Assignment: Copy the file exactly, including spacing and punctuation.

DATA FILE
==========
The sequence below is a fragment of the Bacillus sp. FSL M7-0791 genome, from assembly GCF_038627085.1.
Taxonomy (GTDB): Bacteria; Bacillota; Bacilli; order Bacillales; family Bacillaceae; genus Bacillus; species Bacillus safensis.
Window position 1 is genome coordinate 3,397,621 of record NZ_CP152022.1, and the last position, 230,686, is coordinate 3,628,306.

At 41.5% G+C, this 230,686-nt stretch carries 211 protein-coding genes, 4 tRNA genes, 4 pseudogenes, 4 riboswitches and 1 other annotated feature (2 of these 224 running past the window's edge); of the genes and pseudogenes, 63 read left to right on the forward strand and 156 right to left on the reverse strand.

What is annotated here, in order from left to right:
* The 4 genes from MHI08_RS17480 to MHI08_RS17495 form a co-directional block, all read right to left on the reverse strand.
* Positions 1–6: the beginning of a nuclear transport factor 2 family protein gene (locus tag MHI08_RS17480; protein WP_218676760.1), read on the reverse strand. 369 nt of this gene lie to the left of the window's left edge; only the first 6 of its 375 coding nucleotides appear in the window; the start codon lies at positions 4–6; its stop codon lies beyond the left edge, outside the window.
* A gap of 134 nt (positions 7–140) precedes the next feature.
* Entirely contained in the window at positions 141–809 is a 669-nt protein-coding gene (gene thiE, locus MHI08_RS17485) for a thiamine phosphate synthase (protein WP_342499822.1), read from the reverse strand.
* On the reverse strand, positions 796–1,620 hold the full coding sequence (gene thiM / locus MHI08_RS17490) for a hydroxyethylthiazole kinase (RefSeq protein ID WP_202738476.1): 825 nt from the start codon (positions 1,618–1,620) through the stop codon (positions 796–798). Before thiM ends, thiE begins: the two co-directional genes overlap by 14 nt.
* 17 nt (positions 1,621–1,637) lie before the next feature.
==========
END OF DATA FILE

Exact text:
The sequence below is a fragment of the Bacillus sp. FSL M7-0791 genome, from assembly GCF_038627085.1.
Taxonomy (GTDB): Bacteria; Bacillota; Bacilli; order Bacillales; family Bacillaceae; genus Bacillus; species Bacillus safensis.
Window position 1 is genome coordinate 3,397,621 of record NZ_CP152022.1, and the last position, 230,686, is coordinate 3,628,306.

At 41.5% G+C, this 230,686-nt stretch carries 211 protein-coding genes, 4 tRNA genes, 4 pseudogenes, 4 riboswitches and 1 other annotated feature (2 of these 224 running past the window's edge); of the genes and pseudogenes, 63 read left to right on the forward strand and 156 right to left on the reverse strand.

What is annotated here, in order from left to right:
* The 4 genes from MHI08_RS17480 to MHI08_RS17495 form a co-directional block, all read right to left on the reverse strand.
* Positions 1–6: the beginning of a nuclear transport factor 2 family protein gene (locus tag MHI08_RS17480; protein WP_218676760.1), read on the reverse strand. 369 nt of this gene lie to the left of the window's left edge; only the first 6 of its 375 coding nucleotides appear in the window; the start codon lies at positions 4–6; its stop codon lies beyond the left edge, outside the window.
* A gap of 134 nt (positions 7–140) precedes the next feature.
* Entirely contained in the window at positions 141–809 is a 669-nt protein-coding gene (gene thiE, locus MHI08_RS17485) for a thiamine phosphate synthase (protein WP_342499822.1), read from the reverse strand.
* On the reverse strand, positions 796–1,620 hold the full coding sequence (gene thiM / locus MHI08_RS17490) for a hydroxyethylthiazole kinase (RefSeq protein ID WP_202738476.1): 825 nt from the start codon (positions 1,618–1,620) through the stop codon (positions 796–798). Before thiM ends, thiE begins: the two co-directional genes overlap by 14 nt.
* 17 nt (positions 1,621–1,637) lie before the next feature.